Also, victims of supervisors’ self-serving behavior spent considerably more time at work pursuing alternative job opportunities (75 percent more).

In terms of deteriorating health, victimized workers experienced more daily anxiety (50 percent more), less happiness in life (30 percent less), more physical and emotional exhaustion (45 percent more), and more gloominess while on the job (62 percent more).

According to the researchers, the good news is that there still are more considerate managers than selfish ones. However, it is evident that recession-based uncertainty has encouraged many business leaders to pursue self-serving behaviors at the expense of those that are considered mutually beneficial or supportive of organizational goals.

“It is always interesting to see how people react when they feel that their backs are against the wall,” Ponder said. “Some leaders try to rally the troops, while others decide to go it alone to safeguard what they feel they have.” Perhaps when the cloud of recession fully lifts and job environments become more stable, leaders will focus on employee development rather than self-preservation, he added.

However, since progress is viewed only in the distant horizon by many experts, employees at all supervisory levels must develop the skills to peacefully co-exist.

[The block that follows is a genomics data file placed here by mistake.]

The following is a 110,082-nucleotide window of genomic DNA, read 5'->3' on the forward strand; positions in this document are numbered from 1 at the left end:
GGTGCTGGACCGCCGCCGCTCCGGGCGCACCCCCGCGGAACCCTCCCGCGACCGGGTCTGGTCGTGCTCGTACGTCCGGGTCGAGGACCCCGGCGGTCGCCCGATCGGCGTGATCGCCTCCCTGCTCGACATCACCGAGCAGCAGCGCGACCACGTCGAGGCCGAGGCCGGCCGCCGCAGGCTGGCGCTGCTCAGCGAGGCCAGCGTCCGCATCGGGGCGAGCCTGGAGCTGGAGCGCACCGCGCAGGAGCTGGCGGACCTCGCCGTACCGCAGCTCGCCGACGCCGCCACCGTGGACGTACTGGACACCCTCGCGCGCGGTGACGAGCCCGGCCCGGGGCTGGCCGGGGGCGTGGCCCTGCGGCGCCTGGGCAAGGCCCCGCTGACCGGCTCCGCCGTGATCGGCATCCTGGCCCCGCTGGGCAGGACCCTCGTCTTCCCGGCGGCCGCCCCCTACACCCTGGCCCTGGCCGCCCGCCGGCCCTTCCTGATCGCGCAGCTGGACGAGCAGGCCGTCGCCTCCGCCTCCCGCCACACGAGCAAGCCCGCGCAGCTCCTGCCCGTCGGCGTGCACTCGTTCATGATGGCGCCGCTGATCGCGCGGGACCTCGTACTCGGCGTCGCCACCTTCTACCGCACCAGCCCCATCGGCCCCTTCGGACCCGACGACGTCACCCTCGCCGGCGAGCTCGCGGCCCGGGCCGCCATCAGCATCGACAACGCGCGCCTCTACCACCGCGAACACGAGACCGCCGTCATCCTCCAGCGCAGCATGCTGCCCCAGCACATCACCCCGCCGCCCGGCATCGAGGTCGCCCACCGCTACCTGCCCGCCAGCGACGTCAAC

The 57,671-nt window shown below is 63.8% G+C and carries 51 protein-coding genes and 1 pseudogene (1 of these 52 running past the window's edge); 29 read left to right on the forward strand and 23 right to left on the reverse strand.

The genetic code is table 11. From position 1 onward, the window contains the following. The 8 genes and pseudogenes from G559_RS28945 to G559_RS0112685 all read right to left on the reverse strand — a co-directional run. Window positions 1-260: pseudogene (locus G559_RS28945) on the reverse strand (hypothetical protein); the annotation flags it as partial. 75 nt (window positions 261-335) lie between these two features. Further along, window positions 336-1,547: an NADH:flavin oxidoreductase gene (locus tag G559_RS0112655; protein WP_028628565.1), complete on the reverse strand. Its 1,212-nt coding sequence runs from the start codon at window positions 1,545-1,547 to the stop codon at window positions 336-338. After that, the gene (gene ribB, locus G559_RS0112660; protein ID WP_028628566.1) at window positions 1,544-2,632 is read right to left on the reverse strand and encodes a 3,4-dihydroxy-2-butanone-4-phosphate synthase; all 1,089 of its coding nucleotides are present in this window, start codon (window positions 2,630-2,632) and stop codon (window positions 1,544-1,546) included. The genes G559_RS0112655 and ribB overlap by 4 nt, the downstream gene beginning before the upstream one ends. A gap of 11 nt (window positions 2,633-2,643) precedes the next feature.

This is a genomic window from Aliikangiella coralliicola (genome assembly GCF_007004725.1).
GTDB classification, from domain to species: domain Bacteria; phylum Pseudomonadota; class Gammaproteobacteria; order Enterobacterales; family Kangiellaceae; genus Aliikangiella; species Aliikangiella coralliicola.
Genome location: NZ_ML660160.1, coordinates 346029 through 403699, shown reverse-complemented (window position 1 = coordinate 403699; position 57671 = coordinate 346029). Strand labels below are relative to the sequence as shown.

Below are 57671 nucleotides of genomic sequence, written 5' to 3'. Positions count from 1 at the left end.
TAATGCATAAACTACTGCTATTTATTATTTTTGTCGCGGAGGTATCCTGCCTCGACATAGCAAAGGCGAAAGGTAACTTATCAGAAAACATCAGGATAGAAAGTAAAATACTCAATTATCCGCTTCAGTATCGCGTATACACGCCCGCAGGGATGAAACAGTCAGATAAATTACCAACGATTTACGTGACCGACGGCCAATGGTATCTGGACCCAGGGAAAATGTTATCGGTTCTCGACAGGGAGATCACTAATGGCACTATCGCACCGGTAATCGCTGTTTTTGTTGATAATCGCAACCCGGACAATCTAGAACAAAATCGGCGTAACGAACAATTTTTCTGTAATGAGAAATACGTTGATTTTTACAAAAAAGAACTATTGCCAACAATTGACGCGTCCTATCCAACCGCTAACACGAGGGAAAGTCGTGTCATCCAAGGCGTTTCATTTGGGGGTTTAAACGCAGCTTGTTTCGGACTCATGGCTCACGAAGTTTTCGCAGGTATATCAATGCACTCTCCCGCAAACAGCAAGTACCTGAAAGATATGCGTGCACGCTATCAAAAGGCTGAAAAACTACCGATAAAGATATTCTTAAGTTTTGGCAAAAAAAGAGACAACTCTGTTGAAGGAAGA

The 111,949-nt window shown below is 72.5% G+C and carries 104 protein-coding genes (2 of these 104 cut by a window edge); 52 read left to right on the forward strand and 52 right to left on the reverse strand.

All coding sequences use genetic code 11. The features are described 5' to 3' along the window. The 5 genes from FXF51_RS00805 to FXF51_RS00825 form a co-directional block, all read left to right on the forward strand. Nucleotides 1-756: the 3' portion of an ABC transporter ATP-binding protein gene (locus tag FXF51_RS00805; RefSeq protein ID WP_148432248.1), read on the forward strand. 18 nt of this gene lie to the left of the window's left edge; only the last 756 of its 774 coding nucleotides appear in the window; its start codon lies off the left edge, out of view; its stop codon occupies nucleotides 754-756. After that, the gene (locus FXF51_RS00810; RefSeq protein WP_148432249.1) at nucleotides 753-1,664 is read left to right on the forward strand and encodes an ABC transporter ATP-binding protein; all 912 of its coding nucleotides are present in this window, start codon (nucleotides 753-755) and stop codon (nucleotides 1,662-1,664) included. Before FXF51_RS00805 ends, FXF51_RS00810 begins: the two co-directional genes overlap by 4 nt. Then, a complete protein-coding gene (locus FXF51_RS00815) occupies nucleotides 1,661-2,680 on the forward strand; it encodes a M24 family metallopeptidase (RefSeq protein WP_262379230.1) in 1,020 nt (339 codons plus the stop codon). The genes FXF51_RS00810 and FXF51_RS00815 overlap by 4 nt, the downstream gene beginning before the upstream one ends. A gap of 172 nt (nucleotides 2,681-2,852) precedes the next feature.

“The consequences of not doing so are increasingly fatal for organizations,” according to Hochwarter.

In the words of a 43-year-old accountant who participated in the study, “When it comes to my boss, what’s his is his, and what’s mine is his as well. Actually, what I really mean is that all that is good is his and all that is bad and stressful is mine; this drives me crazy to the point of giving up.”

Hochwarter and Ponder’s research is being prepared for journal publication.

CONTACT: Wayne Hochwarter
(850) 644-7849; whochwar@cob.fsu.edu

Wayne Hochwarter | Newswise Science News
Further information:
http://www.fsu.edu

More articles from Business and Finance:

nachricht How Strong Brands Translate into Money
15.11.2016 | Kühne Logistics University - Wissenschaftliche Hochschule für Logistik und Unternehmensführung

nachricht Demographic change depresses tax revenues
04.11.2016 | Fraunhofer-Institut für Angewandte Informationstechnik FIT

All articles from Business and Finance >>>

The most recent press releases about innovation >>>

Die letzten 5 Focus-News des innovations-reports im Überblick:

Im Focus: Traffic jam in empty space

New success for Konstanz physicists in studying the quantum vacuum

An important step towards a completely new experimental access to quantum physics has been made at University of Konstanz. The team of scientists headed by...

Im Focus: How gut bacteria can make us ill

HZI researchers decipher infection mechanisms of Yersinia and immune responses of the host